RIO DE JANEIRO -- Three American Olympic swimmers planned to meet with Brazilian law enforcement Thursday to discuss a reported robbery targeting 12-time medalistand his teammates, a U.S. Olympic Committee official said.
USOC spokesperson Patrick Sandusky saidwere released by local authorities after being pulled from a flight at the Rio de Janeiro airport, with the understanding that discussions would continue amid uncertainty over what truly took place during a late outing the night Olympic swimming wrapped up at the Rio Games.
Fellow teammate Jimmy Feigen also plans to talk to officials, Sandusky said, as he navigates a judge’s order that keeps him in Brazil. The order similarly called for Lochte’s passport to be seized, but the star swimmer had already returned to the United States before authorities could enforce the decision.
A lawyer for Conger and Bentz said Thursday that they won’t be allowed to leave Brazil until they provide testimony to investigators. The swimmers didn’t speak to reporters as they left the airport, shuttled away by a black car waiting outside. They departed for an unspecified location in Brazil and had yet to testify, said attorney Sergio Viegas.
Representatives from the U.S. consulate arrived at the airport shortly after the swimmers were stopped from leaving the country.
The action comes amid increasing tension between Brazilian authorities and the American swimmers over the ever-changing account of the robbery. Police say they have found little evidence so far to support the claims, and that the swimmers were unable to provide key details in interviews. The office of Judge Keyla Blanc, who ordered the passports seized, said that there were discrepancies in the statements by the swimmers.
Lochte has said he was with Conger, Bentz and Jimmy Feigen when they were robbed at gunpoint in a taxi by men with a police badge as they returned to the athletes village from a party, several hours after the final Olympic swimming events.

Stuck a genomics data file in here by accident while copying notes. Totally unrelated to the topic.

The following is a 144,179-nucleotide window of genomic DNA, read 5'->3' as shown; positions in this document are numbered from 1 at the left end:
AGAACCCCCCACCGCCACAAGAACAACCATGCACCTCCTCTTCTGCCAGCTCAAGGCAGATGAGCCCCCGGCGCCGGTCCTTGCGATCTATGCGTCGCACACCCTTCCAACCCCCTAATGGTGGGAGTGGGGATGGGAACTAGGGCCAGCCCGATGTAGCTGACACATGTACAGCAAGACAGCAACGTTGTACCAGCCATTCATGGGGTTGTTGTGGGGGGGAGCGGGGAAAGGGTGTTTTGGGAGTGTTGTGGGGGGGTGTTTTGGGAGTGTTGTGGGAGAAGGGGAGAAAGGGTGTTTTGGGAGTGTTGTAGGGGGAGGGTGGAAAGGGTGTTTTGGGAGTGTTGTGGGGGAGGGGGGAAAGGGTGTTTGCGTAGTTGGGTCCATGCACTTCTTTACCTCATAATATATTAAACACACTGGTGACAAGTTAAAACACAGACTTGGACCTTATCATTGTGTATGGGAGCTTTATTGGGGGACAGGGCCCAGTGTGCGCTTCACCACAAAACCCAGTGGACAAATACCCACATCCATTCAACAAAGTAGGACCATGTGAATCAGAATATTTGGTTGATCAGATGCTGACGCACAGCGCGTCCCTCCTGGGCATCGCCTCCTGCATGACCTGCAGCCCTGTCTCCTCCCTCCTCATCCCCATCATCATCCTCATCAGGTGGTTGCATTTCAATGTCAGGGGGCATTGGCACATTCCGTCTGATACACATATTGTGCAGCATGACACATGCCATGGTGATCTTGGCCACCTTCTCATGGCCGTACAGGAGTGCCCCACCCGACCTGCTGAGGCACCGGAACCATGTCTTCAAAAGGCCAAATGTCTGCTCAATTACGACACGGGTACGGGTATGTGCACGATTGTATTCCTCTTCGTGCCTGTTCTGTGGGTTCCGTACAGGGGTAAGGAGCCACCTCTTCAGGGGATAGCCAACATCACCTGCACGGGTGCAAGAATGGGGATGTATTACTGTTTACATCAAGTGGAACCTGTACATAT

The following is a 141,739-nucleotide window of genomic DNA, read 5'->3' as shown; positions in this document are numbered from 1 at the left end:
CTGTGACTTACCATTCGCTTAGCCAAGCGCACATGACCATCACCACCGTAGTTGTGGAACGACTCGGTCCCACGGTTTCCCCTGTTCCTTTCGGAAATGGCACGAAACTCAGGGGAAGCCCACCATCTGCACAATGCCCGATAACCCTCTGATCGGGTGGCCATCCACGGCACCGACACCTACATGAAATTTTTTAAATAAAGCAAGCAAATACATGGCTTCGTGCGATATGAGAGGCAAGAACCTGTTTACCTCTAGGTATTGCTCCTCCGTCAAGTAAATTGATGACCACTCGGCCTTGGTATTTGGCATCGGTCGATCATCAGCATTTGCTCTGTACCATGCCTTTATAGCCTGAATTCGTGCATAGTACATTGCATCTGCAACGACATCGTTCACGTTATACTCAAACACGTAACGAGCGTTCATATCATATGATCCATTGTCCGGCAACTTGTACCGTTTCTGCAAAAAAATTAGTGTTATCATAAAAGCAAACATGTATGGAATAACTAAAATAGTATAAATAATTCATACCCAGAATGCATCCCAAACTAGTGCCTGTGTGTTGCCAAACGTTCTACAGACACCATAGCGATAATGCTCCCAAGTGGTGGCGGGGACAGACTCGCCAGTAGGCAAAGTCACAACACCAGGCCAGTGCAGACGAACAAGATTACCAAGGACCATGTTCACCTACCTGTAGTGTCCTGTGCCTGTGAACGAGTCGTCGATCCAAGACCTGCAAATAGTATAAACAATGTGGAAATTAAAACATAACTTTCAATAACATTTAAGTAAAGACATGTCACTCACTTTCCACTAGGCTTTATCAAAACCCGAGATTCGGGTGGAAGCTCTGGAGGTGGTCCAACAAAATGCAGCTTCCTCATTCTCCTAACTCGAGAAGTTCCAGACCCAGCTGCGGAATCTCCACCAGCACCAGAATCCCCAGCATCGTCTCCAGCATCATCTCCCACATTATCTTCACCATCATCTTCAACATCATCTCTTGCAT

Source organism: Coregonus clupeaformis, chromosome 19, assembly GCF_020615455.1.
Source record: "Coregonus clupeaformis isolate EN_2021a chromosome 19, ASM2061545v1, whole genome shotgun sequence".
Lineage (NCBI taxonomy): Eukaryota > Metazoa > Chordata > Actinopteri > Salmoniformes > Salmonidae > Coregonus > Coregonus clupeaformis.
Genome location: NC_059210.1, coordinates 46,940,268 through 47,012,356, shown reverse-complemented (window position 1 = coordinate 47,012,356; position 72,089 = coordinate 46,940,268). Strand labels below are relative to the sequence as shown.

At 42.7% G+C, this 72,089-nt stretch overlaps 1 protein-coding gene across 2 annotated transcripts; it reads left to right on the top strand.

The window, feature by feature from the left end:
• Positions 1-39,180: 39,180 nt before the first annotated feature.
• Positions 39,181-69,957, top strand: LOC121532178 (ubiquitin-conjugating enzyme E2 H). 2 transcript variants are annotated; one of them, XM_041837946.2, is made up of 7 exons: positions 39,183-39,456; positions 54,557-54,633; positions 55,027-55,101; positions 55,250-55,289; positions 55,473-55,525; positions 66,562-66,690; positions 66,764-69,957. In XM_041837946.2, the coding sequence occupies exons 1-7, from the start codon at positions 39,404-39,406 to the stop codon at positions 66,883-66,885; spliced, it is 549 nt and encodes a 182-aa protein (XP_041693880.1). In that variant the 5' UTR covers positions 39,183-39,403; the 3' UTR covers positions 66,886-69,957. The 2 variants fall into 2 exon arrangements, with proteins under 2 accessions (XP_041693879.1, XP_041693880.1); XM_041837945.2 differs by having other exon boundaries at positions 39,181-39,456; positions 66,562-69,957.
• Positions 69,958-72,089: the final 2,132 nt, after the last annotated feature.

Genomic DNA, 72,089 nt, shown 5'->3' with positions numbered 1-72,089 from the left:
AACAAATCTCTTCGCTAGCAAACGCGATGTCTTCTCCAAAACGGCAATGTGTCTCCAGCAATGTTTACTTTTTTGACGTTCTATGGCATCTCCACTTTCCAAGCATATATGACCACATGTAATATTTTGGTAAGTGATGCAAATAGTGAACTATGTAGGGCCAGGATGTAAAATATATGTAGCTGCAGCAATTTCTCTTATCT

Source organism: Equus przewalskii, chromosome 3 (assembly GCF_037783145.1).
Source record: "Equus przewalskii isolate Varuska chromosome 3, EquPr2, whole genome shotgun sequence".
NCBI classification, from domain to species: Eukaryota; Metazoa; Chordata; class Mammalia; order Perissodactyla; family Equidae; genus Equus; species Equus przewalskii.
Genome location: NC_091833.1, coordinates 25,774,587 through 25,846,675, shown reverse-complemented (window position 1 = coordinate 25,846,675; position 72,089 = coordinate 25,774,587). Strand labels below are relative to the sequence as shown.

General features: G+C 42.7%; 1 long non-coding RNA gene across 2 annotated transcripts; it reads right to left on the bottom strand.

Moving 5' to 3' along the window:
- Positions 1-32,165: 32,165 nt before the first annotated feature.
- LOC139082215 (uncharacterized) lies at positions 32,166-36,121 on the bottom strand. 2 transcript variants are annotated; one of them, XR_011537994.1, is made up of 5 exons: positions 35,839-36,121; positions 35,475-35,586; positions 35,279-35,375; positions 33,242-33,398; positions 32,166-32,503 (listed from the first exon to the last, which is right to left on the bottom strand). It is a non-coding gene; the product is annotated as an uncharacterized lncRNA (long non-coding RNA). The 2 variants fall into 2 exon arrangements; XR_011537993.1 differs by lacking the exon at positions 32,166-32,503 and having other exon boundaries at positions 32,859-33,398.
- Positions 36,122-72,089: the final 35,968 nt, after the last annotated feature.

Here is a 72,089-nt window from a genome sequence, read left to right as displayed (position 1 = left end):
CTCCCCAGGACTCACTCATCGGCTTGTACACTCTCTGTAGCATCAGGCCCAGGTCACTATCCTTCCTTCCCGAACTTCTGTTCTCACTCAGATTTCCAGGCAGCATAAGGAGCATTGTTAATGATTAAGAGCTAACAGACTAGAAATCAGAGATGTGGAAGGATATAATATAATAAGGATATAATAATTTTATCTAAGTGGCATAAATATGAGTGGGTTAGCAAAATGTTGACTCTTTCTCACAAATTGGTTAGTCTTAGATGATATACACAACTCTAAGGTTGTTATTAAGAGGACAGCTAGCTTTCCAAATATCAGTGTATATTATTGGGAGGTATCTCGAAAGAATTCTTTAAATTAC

Surveillance video obtained by DailyMail.com apparently shows Lochte and three other American swimmers returning to the Olympic Village around 7 a.m. Sunday.
Brazilian authorities note the men do not appear shaken and even joke around, CBS News correspondent Ben Tracy reports. They also point to conflicting accounts of the alleged mugging.
NBC reported Wednesday night that Lochte backed off some of his earlier claims about the robbery. He now says the taxi wasn’t pulled over by men with a badge, but that they were robbed after stopping at a gas station, NBC reported. Lochte also said the assailant pointed a gun at him rather than putting it to his head.
The U.S. Olympic Committee said police went to the athletes village to try to collect the passports, but the swim team had already moved out.
Lochte’s father told The Associated Press by phone from his Florida home that his son called him Tuesday after arriving in the United States. The 32-year-old swimmer was going to pick up his car and buy a new wallet to replace the one that he said was stolen.
“I’m just happy he’s safe,” Steve Lochte said. “It was an unfortunate experience for him and the other three. I don’t know what all the controversy is. They were basically taken out of the taxi and robbed. The main thing is he’s very lucky that he’s safe and that all they got was his cash and wallet.”
While he’s medaled often in the Olympic pool, Lochte’s accomplishments have long been overshadowed by teammate Michael Phelps - the most decorated Olympian in history. He won a gold in Rio in a relay race alongside Phelps.
The group did not call police, authorities said, and officers began investigating once they saw media reports in which Lochte’s mother spoke about the robbery.
A police official with knowledge of the investigation told the AP that police cannot find their taxi driver or witnesses from the robbery. The official spoke on condition of anonymity because the investigation is ongoing.
Police interviewed Lochte and one other swimmer, who said they had been intoxicated and could not remember what type and color of taxi they rode in or where the robbery happened, the police official said. The swimmers also could not say what time the events occurred.
Lochte’s attorney, Jeff Ostrow, has said there is no question the robbery occurred.
“Why would anybody fabricate anything?” Steve Lochte said. “It’s just ridiculous.”
Lochte told USA Today that he and his teammates didn’t initially tell the U.S. Olympic officials about the robbery because “we were afraid we’d get in trouble.”
Steve Bentz, father of Gunnar Bentz, when reached by phone late Wednesday night, said: “I really don’t want to say anything,” and hung up.